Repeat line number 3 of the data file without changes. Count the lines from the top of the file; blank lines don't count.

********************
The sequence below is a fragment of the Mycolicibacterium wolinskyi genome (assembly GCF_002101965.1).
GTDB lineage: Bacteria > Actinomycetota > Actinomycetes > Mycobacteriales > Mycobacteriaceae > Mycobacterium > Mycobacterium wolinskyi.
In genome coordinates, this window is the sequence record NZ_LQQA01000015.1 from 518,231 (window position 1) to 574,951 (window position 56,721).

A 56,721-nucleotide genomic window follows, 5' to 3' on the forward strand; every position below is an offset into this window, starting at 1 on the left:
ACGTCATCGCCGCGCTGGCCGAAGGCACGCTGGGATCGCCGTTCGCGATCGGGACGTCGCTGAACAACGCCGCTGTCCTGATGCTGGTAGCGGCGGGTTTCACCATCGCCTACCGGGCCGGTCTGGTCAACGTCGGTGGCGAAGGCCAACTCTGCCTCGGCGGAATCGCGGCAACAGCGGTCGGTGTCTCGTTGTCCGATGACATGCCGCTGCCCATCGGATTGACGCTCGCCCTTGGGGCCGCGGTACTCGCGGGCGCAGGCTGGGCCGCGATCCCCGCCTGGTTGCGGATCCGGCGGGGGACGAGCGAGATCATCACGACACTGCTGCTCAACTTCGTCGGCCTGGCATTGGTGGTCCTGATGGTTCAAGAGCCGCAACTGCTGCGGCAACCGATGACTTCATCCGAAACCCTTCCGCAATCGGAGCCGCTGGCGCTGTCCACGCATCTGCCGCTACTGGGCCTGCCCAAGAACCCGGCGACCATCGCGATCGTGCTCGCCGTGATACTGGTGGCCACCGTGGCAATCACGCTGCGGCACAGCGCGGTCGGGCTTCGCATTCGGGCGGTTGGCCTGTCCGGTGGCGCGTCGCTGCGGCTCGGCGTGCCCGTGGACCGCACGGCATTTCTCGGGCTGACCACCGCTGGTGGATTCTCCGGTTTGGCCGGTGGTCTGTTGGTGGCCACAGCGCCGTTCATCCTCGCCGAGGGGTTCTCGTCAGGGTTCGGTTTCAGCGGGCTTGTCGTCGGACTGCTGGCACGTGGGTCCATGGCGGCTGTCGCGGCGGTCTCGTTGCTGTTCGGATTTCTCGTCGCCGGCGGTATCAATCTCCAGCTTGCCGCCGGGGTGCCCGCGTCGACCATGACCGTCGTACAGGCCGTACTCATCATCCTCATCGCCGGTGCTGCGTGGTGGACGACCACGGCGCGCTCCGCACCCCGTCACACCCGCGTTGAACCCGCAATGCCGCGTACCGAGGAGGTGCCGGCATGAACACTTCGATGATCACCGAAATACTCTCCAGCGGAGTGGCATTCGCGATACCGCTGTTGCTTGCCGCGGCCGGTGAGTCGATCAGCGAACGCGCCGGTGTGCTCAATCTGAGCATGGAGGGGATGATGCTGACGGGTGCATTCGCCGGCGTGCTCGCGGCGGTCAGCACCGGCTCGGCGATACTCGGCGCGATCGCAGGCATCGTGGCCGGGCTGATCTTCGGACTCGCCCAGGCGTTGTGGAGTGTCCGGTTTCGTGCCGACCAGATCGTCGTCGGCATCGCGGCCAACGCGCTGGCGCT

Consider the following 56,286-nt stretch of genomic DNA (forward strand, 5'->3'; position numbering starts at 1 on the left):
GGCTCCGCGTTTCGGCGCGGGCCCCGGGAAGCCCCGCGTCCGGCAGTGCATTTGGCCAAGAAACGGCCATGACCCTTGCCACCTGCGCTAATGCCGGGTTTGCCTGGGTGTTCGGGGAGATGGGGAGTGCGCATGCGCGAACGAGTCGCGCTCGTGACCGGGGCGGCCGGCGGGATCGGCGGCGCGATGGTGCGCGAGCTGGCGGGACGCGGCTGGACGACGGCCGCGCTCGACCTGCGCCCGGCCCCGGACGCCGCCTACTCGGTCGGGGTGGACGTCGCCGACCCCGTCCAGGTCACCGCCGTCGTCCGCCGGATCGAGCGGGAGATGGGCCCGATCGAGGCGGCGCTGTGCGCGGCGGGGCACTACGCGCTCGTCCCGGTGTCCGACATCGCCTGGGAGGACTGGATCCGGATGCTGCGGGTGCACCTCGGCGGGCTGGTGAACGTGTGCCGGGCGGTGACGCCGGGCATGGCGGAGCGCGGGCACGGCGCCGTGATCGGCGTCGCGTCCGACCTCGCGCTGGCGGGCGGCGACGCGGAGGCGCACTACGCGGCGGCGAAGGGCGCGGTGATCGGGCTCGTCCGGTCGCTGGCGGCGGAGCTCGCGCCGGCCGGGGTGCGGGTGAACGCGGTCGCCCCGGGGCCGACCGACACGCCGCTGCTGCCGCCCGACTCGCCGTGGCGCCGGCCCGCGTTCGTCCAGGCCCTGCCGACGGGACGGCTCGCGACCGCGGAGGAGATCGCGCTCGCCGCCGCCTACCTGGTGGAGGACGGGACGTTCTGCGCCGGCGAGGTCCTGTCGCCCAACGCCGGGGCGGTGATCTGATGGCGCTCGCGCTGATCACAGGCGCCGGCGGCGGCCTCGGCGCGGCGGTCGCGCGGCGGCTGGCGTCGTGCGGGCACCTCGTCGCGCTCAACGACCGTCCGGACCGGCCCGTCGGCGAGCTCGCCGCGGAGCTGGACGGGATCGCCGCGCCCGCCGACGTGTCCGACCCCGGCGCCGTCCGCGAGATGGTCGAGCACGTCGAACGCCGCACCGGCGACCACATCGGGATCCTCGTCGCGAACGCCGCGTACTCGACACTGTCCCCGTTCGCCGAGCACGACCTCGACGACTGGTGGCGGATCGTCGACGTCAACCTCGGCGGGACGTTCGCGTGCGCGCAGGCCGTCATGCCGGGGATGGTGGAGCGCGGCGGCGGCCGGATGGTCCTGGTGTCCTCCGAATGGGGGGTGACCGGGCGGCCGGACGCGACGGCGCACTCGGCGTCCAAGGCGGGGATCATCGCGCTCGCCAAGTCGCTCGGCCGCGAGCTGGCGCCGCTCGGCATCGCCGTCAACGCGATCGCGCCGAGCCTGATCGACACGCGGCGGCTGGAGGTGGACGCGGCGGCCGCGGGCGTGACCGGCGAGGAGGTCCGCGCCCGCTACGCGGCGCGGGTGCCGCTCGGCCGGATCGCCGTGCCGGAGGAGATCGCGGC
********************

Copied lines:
In genome coordinates, this window is the sequence record NZ_LQQA01000015.1 from 518,231 (window position 1) to 574,951 (window position 56,721).